2602    treatment of subroutines and assertions is different in some cases.
2603  .P  .P
2604  The new verbs make use of what was previously invalid syntax: an opening  The new verbs make use of what was previously invalid syntax: an opening
2605  parenthesis followed by an asterisk. In Perl, they are generally of the form  parenthesis followed by an asterisk. They are generally of the form
2606  (*VERB:ARG) but PCRE does not support the use of arguments, so its general  (*VERB) or (*VERB:NAME). Some may take either form, with differing behaviour,
2607  form is just (*VERB). Any number of these verbs may occur in a pattern. There  depending on whether or not an argument is present. A name is any sequence of
2608  are two kinds:  characters that does not include a closing parenthesis. The maximum length of
2609    name is 255 in the 8-bit library and 65535 in the 16-bit library. If the name
2610    is empty, that is, if the closing parenthesis immediately follows the colon,
2611    the effect is as if the colon were not there. Any number of these verbs may
2612    occur in a pattern.
2613    .
2614    .
2615    .\" HTML <a name="nooptimize"></a>
2616    .SS "Optimizations that affect backtracking verbs"
2617    .rs
2618    .sp
2619    PCRE contains some optimizations that are used to speed up matching by running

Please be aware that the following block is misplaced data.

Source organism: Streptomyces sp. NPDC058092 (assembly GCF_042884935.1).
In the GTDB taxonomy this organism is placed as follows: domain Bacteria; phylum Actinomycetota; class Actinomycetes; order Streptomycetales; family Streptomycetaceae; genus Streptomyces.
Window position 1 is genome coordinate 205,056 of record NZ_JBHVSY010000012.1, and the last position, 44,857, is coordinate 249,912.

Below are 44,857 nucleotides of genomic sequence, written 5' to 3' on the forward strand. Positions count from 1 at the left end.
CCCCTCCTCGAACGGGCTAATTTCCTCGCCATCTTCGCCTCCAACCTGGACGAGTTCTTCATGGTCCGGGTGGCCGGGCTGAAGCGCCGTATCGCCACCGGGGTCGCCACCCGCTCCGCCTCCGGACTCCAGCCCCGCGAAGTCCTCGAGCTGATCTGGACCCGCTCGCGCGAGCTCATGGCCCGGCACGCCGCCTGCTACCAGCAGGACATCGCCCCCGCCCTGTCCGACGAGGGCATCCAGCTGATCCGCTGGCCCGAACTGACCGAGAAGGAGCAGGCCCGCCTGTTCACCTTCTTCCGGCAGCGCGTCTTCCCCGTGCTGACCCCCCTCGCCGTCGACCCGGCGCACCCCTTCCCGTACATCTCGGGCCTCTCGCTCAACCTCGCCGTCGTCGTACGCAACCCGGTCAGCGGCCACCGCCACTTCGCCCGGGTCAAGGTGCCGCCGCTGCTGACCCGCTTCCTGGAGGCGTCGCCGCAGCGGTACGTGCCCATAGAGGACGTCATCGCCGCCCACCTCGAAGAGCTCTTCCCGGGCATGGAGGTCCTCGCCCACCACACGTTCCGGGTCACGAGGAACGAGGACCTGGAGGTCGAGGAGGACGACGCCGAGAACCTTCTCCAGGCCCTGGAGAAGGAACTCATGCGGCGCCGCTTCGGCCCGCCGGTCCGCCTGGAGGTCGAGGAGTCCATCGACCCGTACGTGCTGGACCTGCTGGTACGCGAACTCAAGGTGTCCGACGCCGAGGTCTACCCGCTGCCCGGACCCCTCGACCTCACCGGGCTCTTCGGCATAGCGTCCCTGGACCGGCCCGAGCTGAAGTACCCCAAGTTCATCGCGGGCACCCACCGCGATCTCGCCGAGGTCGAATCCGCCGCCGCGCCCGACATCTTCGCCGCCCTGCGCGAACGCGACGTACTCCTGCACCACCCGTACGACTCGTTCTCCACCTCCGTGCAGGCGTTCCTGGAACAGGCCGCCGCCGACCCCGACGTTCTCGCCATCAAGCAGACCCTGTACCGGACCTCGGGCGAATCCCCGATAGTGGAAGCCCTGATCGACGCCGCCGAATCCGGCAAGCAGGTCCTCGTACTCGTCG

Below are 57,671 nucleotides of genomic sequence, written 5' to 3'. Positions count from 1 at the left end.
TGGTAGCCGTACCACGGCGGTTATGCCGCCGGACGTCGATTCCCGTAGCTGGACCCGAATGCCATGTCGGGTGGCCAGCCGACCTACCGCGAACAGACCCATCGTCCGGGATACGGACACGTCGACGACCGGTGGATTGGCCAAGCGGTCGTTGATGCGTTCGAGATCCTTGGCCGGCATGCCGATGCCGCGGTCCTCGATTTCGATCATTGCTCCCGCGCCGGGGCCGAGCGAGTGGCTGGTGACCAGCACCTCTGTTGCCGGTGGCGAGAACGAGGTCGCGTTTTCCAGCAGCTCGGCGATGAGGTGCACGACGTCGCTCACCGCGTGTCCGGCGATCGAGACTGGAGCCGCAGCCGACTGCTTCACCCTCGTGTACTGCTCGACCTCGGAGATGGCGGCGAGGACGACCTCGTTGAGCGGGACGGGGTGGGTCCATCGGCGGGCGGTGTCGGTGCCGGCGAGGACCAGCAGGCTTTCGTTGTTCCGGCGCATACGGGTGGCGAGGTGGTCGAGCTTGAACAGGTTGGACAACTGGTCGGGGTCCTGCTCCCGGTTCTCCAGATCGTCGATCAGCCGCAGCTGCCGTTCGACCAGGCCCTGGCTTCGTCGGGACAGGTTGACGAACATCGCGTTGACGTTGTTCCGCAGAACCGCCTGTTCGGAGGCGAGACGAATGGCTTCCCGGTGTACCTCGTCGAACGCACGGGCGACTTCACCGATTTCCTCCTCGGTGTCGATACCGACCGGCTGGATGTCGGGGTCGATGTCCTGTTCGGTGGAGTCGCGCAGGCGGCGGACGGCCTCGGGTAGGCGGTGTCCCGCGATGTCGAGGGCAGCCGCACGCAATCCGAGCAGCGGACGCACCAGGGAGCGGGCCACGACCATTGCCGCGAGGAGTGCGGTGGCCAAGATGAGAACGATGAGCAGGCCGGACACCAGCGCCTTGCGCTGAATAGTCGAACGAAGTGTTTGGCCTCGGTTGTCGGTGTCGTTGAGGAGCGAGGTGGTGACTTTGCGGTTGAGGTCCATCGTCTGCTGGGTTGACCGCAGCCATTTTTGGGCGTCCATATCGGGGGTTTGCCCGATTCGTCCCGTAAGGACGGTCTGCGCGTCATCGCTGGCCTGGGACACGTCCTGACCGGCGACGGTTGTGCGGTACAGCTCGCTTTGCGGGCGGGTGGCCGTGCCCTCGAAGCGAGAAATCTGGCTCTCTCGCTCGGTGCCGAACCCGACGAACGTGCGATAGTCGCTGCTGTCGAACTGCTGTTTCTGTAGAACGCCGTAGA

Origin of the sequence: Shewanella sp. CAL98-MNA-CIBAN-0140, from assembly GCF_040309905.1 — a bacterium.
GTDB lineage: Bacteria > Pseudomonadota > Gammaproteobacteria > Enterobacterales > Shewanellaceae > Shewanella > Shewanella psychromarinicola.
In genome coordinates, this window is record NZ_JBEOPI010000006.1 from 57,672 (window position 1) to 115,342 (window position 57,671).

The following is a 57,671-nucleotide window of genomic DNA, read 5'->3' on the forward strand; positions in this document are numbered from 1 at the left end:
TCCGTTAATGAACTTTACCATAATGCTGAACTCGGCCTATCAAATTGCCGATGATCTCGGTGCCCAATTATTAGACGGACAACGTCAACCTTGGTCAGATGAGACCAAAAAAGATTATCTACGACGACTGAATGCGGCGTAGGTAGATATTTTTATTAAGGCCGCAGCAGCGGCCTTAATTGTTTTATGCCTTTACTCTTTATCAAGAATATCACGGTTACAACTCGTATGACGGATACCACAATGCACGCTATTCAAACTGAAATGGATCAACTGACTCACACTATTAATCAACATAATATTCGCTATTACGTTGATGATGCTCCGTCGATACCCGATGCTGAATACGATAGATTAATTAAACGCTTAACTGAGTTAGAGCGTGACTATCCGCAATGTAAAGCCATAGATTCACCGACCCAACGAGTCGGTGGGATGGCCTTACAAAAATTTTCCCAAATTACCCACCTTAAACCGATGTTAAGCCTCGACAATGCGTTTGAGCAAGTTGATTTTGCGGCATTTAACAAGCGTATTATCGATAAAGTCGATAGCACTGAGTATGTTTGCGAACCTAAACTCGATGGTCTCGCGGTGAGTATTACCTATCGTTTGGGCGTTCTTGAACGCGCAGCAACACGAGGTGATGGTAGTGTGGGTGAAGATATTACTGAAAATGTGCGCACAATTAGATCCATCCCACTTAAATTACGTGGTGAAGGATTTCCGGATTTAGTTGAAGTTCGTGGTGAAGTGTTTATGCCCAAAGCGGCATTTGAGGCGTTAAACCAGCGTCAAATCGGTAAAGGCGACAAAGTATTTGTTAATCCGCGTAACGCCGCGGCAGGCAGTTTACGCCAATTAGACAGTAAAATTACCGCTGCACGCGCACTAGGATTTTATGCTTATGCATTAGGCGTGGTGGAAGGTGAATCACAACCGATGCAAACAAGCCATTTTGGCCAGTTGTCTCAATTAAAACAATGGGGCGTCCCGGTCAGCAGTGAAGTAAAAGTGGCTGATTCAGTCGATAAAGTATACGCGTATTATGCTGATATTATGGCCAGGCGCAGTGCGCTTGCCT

2620    some checks at the start of each match attempt. For example, it may know the
2621    minimum length of matching subject, or that a particular character must be
2622    present. When one of these optimizations suppresses the running of a match, any
2623    included backtracking verbs will not, of course, be processed. You can suppress
2624    the start-of-match optimizations by setting the PCRE_NO_START_OPTIMIZE option
2625    when calling \fBpcre_compile()\fP or \fBpcre_exec()\fP, or by starting the
2626    pattern with (*NO_START_OPT). There is more discussion of this option in the
2627    section entitled
2628    .\" HTML <a href="pcreapi.html#execoptions">
2629    .\" </a>
2630    "Option bits for \fBpcre_exec()\fP"
2631    .\"
2632    in the
2633    .\" HREF
2634    \fBpcreapi\fP
2635    .\"
2636    documentation.
2637    .P
2638    Experiments with Perl suggest that it too has similar optimizations, sometimes
2639    leading to anomalous results.
2640    .
2641  .  .
2642  .SS "Verbs that act immediately"  .SS "Verbs that act immediately"